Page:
Standifer's argument now before us is distinguishable from the issue presented in Fierro because the suspect classification is based upon the date the offense was committed, not the date of sentence.
It is the general rule that the statutory penalty in effect at the time a crime is committed is the penalty that will be imposed, State v. Patterson, 257 Kan. 824, 825, 896 P.2d 1056 (1995), and "where the penalty for an offense has been changed by an amendment of the law since the offense is charged or proved to have been committed, the penalty imposed must be under the law as it stood when the offense was committed." State v. Johnson, 185 Kan. 1, 5, 340 P.2d 373 (1959). However, it is within the province of the legislature to reduce criminal penalties and provide for retroactive application, constrained only by the Constitutions of the United States and of the State of Kansas. Chiles, 254 Kan. at 897.
Standifer does not argue his sentence was inconsistent with the sentencing scheme in place at the time he committed the offense or was sentenced. He tacitly acknowledges the sentence he received was consistent with the sentence that could have been lawfully imposed upon any other defendant committing a like crime at that same point in time. Under these circumstances and the holding in Patterson, Standifer's claim is tenuous. We note that he has not cited authority from any jurisdiction holding that a legislative reduction of criminal penalties has equal protection implications for offenders previously sentenced. This lack of authority, notwithstanding the constant revisions of criminal codes by the legislatures of 50 states, is mute testimony as to the novelty of his argument. Moreover, other jurisdictions that have considered this issue have concluded there is no violation of equal protection.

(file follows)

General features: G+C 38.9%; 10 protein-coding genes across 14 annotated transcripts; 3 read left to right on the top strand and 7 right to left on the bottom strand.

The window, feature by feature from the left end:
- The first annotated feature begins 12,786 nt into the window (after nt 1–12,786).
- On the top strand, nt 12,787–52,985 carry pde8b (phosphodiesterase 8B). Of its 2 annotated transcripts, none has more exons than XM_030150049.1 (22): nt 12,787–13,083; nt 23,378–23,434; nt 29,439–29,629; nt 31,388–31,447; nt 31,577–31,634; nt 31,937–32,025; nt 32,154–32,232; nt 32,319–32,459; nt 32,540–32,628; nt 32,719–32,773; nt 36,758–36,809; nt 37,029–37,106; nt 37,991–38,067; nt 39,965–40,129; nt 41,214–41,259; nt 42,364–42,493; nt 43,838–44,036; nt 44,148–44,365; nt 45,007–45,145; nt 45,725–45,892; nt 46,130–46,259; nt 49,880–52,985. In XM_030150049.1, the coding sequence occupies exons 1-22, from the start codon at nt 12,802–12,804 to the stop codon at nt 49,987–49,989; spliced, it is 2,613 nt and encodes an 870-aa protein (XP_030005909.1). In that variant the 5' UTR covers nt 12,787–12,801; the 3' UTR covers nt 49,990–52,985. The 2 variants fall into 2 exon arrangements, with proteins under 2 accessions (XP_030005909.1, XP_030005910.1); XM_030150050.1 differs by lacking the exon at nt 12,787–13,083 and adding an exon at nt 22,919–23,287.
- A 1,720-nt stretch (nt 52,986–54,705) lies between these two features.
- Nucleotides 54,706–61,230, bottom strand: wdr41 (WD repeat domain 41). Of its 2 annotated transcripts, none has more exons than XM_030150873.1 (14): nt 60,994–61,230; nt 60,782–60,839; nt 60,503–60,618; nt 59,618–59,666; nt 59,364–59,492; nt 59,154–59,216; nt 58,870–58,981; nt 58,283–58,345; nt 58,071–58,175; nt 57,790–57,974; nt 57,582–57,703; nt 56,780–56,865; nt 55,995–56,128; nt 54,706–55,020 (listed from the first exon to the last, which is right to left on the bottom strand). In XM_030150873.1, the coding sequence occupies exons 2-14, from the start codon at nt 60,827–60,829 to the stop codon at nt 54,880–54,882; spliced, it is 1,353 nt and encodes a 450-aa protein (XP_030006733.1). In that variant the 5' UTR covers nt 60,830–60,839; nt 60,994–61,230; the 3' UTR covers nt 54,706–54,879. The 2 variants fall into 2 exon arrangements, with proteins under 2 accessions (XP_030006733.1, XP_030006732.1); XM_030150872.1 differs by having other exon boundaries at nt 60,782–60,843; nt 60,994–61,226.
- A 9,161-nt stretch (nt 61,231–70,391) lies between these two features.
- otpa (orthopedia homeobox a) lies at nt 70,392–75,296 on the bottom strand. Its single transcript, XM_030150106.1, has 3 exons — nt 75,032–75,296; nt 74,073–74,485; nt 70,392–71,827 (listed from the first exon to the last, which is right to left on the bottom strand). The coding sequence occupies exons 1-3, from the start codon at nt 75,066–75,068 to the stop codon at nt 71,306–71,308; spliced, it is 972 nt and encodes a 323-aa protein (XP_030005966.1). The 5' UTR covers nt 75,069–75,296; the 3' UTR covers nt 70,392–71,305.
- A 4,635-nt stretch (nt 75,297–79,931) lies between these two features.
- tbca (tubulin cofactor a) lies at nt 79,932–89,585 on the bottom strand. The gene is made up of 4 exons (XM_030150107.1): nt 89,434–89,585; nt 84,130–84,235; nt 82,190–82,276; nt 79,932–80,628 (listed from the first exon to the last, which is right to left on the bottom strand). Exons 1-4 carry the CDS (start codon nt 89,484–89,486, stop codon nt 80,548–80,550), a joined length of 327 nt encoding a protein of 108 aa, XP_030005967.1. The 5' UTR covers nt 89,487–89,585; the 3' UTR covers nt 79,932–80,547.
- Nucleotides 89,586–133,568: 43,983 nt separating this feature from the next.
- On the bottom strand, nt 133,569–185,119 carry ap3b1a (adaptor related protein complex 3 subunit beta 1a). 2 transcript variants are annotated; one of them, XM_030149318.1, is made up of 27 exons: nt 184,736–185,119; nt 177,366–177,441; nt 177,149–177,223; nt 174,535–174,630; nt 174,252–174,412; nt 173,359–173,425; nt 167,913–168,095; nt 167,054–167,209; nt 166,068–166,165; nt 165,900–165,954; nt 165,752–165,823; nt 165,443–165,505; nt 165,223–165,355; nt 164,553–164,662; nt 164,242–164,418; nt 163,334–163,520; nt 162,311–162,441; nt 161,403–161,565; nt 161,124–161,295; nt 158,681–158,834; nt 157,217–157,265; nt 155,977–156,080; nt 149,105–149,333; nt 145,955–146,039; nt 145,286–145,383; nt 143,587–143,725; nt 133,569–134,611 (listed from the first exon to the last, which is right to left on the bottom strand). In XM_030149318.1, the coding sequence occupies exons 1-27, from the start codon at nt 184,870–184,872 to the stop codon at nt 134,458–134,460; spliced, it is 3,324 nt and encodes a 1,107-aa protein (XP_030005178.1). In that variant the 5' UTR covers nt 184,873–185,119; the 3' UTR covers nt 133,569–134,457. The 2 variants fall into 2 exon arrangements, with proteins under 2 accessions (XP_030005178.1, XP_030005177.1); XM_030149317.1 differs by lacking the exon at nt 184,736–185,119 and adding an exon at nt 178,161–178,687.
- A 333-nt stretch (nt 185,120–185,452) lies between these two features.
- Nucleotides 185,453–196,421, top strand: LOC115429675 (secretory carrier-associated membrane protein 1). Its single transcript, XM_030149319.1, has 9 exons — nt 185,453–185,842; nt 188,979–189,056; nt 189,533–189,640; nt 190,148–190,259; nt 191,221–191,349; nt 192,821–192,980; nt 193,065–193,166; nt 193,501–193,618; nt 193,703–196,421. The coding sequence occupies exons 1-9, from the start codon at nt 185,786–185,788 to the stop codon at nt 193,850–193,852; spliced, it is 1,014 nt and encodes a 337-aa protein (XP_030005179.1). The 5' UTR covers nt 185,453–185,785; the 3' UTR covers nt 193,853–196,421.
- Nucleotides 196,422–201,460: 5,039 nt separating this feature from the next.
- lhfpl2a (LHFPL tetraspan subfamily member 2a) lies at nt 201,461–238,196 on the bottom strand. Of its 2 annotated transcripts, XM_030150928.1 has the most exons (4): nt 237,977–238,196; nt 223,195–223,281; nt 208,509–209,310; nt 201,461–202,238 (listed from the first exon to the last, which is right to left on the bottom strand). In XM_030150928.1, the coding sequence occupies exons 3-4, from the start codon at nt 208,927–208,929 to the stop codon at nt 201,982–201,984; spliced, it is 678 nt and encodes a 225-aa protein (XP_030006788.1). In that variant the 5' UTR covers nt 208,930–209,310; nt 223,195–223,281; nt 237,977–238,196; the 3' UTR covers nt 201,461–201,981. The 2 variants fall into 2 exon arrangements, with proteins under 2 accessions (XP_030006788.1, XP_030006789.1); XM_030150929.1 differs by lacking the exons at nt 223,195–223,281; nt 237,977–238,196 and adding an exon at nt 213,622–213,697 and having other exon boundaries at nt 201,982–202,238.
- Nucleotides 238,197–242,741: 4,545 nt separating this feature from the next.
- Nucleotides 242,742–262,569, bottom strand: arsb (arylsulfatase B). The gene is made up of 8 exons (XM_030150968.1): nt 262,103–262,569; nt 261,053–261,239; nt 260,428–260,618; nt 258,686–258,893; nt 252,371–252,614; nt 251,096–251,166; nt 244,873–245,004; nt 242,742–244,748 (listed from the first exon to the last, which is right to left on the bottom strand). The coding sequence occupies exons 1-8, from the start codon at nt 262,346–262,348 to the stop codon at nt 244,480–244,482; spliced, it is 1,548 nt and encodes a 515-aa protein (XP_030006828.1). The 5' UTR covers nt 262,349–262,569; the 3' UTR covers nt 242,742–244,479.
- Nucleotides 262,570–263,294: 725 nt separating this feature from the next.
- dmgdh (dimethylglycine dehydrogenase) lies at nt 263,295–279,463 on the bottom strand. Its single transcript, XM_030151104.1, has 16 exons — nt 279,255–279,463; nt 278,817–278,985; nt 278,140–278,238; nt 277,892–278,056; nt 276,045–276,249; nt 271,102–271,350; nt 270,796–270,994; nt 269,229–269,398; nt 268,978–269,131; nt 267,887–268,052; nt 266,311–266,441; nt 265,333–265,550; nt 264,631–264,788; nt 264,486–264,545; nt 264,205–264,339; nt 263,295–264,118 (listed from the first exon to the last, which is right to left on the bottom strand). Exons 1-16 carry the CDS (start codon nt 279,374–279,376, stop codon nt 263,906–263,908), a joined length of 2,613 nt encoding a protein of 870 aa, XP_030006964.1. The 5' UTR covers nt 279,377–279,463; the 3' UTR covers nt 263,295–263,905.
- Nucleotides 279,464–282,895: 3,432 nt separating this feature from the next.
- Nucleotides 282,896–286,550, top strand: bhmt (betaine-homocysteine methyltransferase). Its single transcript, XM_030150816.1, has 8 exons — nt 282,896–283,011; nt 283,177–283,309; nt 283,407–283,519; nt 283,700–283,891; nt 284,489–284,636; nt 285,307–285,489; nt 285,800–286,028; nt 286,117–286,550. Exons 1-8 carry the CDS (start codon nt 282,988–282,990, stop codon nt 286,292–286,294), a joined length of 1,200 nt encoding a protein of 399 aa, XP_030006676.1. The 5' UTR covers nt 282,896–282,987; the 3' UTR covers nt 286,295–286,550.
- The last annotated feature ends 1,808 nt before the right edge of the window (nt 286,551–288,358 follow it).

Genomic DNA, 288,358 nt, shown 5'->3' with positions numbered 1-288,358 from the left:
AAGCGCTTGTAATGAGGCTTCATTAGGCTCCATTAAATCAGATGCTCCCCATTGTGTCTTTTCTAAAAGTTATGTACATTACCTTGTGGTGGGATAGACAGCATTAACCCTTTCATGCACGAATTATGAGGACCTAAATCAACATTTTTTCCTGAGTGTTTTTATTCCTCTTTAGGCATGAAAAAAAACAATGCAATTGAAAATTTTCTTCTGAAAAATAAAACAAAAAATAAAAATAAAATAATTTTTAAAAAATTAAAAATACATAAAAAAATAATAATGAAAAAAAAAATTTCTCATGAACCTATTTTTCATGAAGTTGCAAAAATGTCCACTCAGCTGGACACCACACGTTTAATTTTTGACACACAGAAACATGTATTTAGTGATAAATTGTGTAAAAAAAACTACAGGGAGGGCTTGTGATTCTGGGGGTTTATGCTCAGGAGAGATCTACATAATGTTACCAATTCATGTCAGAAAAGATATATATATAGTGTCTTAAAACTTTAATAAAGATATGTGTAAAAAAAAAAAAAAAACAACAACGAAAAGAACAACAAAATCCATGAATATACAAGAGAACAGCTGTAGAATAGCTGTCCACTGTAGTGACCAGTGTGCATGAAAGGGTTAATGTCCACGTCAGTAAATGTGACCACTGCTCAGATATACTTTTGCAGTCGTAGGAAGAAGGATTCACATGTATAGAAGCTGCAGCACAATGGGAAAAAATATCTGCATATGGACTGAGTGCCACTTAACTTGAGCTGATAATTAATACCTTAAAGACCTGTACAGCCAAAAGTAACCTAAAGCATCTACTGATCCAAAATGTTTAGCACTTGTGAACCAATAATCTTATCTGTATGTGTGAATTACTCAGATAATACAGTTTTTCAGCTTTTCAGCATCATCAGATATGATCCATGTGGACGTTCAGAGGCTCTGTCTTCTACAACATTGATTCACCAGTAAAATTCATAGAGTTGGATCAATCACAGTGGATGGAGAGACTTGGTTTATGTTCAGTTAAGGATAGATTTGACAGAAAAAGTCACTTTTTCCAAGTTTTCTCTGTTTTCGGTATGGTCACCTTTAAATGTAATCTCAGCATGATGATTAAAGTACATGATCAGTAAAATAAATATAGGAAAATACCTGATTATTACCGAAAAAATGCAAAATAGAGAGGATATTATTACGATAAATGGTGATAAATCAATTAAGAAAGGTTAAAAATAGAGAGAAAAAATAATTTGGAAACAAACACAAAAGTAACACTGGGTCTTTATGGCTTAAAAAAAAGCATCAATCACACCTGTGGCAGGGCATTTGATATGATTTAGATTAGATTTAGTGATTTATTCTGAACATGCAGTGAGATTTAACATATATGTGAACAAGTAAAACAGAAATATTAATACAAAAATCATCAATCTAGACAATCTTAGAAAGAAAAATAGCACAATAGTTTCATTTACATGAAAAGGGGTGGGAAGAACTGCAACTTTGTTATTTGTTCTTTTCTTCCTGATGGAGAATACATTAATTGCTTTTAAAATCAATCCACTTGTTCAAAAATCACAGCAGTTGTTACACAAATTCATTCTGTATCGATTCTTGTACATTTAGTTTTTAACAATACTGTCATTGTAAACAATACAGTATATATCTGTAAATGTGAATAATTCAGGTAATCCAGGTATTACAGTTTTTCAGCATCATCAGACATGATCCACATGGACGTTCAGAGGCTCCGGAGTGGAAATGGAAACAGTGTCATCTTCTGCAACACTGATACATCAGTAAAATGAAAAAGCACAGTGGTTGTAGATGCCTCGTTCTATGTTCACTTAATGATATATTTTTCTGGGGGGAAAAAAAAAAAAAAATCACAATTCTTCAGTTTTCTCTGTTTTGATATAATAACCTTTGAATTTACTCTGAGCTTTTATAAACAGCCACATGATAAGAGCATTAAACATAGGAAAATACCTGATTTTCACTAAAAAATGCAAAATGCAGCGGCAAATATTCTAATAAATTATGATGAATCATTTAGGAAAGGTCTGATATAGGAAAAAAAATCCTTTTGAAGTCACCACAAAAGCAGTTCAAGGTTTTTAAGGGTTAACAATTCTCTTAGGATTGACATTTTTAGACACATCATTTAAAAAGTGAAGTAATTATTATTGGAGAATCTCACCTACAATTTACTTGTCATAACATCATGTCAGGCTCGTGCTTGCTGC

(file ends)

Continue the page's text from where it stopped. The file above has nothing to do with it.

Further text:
In People v. Montoya, 647 P.2d 1203, 1205 (Colo. 1982), the defendant claimed that the prospective-only limitation of a sentencing statute constituted an unreasonable classification of offenders on the basis of the date of the offense in violation of equal protection. The Colorado Supreme Court applied the "rational basis" test and, in rejecting the defendant's claim, stated: